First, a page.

JEAN Reddyhoff, just back from a two-week fact-finding trip to Palestine, is getting fed-up with people asking if she enjoyed her holiday.
“It definitely wasn’t a holiday - interesting, eye-opening, yes, but a holiday, no”, she laughs.
“It was a great privilege to get the chance to visit Palestine and Israel and some of the holy sites but at times it was an overwhelming experience.”
Jean, wife of Lee Reddyhoff, minister of Upper Edge Baptist Church, travelled in a party of 48 with the WorkTrek organisation, led by Noel Moules. She was heartened and saddened - and occasionally scared - by some of the sights she saw.
“Having to go through the checkpoints in the West Bank was difficult for us but it was so much worse for the Palestinians who have to endure endless queues every day to get to their place of work or their farms,” said Jean.
At one point ten of the group were ordered off the coach by armed guards and told to surrender their passports for inspection. At another point one of the men on the trip was taken off for questioning.
“It was quite intimidating. You are told that everything is being done ‘for security reasons’ and you cannot question that.”
Jean, who works for Overgate Hospice, Elland, said the trip was part pilgrimage, to visit the ancient sights of the Holy Land, and part study tour to investigate human rights issues and the political situation in the Palestinian territories.
“I don’t pretend to understand the complexities of the politics in that land but the extent of suffering of the Palestinian people was clear to see. Families are being forced out of their homes and off their land and water is being diverted into Israeli territories so that vital crops die and wells dry up. Water is then sold back to the Palestinians and has to be stored in barrels on the roof - for which permission has to be sought.
“Olive trees, some of which were hundreds of years old, have been uprooted and burnt and sprawling illegal settlements spread across the hillsides.”
On the one hand Jean travelled through a varied and beautiful landscape with lush valleys and stunning wilderness but, on the other, she was shocked by the sprawling modernity of Jerusalem and the sight of the ‘Separation Wall’.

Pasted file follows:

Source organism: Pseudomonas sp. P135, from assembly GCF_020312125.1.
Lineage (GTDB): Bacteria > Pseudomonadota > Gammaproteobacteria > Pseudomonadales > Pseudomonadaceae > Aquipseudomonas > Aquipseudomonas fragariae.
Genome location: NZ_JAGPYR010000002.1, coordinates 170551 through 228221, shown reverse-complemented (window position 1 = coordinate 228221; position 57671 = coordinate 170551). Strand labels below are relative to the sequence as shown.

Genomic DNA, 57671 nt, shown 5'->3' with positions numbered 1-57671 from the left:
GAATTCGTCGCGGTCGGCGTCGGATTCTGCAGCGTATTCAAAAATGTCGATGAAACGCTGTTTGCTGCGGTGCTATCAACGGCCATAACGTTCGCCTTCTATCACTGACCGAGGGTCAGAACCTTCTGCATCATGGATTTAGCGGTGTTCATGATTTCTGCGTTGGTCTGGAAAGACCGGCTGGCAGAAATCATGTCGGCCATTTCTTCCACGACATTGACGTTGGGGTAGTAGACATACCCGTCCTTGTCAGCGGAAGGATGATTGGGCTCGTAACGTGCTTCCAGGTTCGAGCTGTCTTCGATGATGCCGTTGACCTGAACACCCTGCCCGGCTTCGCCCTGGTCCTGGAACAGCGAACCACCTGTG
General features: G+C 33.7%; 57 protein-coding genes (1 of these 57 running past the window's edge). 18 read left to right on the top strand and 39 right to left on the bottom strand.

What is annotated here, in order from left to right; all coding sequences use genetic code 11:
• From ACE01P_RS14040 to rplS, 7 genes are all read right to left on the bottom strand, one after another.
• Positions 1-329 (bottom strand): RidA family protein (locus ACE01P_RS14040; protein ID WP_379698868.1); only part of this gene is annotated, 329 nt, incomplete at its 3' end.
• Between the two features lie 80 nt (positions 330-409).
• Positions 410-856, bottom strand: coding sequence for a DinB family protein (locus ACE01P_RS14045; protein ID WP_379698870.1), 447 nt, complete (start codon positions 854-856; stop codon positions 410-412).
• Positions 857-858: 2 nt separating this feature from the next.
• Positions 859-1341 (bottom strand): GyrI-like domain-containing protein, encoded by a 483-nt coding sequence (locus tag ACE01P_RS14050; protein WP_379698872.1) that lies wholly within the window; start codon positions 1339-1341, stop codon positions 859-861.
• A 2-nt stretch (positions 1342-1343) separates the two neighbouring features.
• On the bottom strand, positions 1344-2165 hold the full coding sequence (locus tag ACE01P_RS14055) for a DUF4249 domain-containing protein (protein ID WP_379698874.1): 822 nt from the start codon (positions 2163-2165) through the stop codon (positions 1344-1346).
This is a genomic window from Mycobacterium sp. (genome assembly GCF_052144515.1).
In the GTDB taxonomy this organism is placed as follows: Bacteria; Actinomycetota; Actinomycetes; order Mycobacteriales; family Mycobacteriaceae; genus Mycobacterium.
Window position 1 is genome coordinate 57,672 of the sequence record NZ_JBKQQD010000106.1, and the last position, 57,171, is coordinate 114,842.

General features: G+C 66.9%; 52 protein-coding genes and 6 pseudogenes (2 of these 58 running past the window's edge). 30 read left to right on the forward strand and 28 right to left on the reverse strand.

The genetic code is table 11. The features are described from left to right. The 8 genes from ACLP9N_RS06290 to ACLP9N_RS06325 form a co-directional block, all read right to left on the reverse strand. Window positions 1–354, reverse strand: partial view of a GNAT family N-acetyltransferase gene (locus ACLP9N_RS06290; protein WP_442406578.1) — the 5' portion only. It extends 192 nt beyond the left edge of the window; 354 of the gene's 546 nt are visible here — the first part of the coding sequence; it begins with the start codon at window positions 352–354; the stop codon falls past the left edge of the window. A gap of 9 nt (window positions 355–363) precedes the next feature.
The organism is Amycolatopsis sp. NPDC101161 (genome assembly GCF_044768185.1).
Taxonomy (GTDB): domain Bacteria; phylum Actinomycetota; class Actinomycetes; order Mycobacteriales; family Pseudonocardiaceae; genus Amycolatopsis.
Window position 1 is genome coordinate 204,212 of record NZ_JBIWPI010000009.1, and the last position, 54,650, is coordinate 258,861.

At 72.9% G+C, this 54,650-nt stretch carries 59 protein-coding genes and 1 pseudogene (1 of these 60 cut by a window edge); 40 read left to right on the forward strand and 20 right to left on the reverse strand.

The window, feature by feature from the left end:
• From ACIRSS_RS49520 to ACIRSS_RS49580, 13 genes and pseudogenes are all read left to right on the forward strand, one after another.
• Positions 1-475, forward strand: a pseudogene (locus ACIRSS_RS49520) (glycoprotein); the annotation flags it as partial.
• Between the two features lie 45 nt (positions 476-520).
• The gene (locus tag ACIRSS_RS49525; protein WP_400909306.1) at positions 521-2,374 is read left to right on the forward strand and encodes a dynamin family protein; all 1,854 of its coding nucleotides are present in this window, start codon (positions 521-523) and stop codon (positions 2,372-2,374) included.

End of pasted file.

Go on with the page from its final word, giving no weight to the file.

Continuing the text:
“This wall has to be seen to be believed. It is erected from 18 metre concrete blocks and straddles the landscape like an ugly scar. In many places, such as Bethlehem, it is now a magnet for some amazing graffiti and people from around the world leave their thoughts on the wall with a can of spray paint.
“Many Palestinians in the West Bank have to cross the wall to get to their place of work. People queue from 4am to get through. They have to go through a metal grille tunnel, two or three turnstiles, produce their ID and permits and have a fingerprint check. Often they are detained for no good reason and sometimes the queues are so slow that they don’t even get to work.
“It looks like a high security jail - however these people are not prisoners, they are just workers trying to get to work.”
Jean’s trip included visits to Galilee, Nazareth, Bethlehem, Jericho, the Dead Sea and two days camping in the arid wilderness. But her abiding memory is of the dedication of the human rights organisations who are working in Palestine and the dignity and patience of the Palestinian people.
“Despite their plight I found them to be remarkably gracious. All they want is their land, and freedom to move around within it, and to live peacably with their neighbours.
“It has been difficult to settle to ‘normal life’ since I got back, and I know others on the trip have felt the same.”